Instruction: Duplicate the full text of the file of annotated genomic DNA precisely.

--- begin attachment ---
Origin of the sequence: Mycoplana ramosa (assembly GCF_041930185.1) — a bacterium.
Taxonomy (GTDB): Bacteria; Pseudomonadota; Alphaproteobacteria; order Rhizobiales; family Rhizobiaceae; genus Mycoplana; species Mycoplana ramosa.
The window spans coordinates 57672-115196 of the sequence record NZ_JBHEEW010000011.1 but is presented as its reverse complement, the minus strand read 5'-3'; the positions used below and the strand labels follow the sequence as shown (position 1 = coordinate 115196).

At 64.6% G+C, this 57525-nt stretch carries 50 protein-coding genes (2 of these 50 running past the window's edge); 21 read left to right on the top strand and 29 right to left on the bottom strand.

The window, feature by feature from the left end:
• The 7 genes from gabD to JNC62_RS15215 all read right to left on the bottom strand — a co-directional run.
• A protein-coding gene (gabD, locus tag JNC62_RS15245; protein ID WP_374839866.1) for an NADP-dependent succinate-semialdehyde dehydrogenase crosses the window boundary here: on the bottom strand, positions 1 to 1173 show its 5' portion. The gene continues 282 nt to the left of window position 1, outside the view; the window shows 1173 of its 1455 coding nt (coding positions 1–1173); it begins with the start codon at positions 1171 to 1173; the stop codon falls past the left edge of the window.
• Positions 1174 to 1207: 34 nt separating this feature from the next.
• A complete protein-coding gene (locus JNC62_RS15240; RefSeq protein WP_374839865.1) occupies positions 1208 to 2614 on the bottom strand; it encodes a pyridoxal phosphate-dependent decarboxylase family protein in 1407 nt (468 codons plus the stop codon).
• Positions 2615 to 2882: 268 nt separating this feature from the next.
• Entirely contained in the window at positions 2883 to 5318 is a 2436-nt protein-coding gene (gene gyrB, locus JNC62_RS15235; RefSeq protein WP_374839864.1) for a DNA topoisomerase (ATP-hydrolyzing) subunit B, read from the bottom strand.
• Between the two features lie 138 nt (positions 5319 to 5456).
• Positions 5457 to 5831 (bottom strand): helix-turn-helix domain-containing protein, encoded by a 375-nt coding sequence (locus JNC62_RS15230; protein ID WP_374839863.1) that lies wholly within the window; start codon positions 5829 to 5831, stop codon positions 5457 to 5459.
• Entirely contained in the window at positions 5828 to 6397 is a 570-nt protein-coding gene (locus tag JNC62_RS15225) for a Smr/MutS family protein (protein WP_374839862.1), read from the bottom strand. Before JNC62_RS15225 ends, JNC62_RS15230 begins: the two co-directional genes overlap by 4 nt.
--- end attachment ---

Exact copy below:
Origin of the sequence: Mycoplana ramosa (assembly GCF_041930185.1) — a bacterium.
Taxonomy (GTDB): Bacteria; Pseudomonadota; Alphaproteobacteria; order Rhizobiales; family Rhizobiaceae; genus Mycoplana; species Mycoplana ramosa.
The window spans coordinates 57672-115196 of the sequence record NZ_JBHEEW010000011.1 but is presented as its reverse complement, the minus strand read 5'-3'; the positions used below and the strand labels follow the sequence as shown (position 1 = coordinate 115196).

At 64.6% G+C, this 57525-nt stretch carries 50 protein-coding genes (2 of these 50 running past the window's edge); 21 read left to right on the top strand and 29 right to left on the bottom strand.

The window, feature by feature from the left end:
• The 7 genes from gabD to JNC62_RS15215 all read right to left on the bottom strand — a co-directional run.
• A protein-coding gene (gabD, locus tag JNC62_RS15245; protein ID WP_374839866.1) for an NADP-dependent succinate-semialdehyde dehydrogenase crosses the window boundary here: on the bottom strand, positions 1 to 1173 show its 5' portion. The gene continues 282 nt to the left of window position 1, outside the view; the window shows 1173 of its 1455 coding nt (coding positions 1–1173); it begins with the start codon at positions 1171 to 1173; the stop codon falls past the left edge of the window.
• Positions 1174 to 1207: 34 nt separating this feature from the next.
• A complete protein-coding gene (locus JNC62_RS15240; RefSeq protein WP_374839865.1) occupies positions 1208 to 2614 on the bottom strand; it encodes a pyridoxal phosphate-dependent decarboxylase family protein in 1407 nt (468 codons plus the stop codon).
• Positions 2615 to 2882: 268 nt separating this feature from the next.
• Entirely contained in the window at positions 2883 to 5318 is a 2436-nt protein-coding gene (gene gyrB, locus JNC62_RS15235; RefSeq protein WP_374839864.1) for a DNA topoisomerase (ATP-hydrolyzing) subunit B, read from the bottom strand.
• Between the two features lie 138 nt (positions 5319 to 5456).
• Positions 5457 to 5831 (bottom strand): helix-turn-helix domain-containing protein, encoded by a 375-nt coding sequence (locus JNC62_RS15230; protein ID WP_374839863.1) that lies wholly within the window; start codon positions 5829 to 5831, stop codon positions 5457 to 5459.
• Entirely contained in the window at positions 5828 to 6397 is a 570-nt protein-coding gene (locus tag JNC62_RS15225) for a Smr/MutS family protein (protein WP_374839862.1), read from the bottom strand. Before JNC62_RS15225 ends, JNC62_RS15230 begins: the two co-directional genes overlap by 4 nt.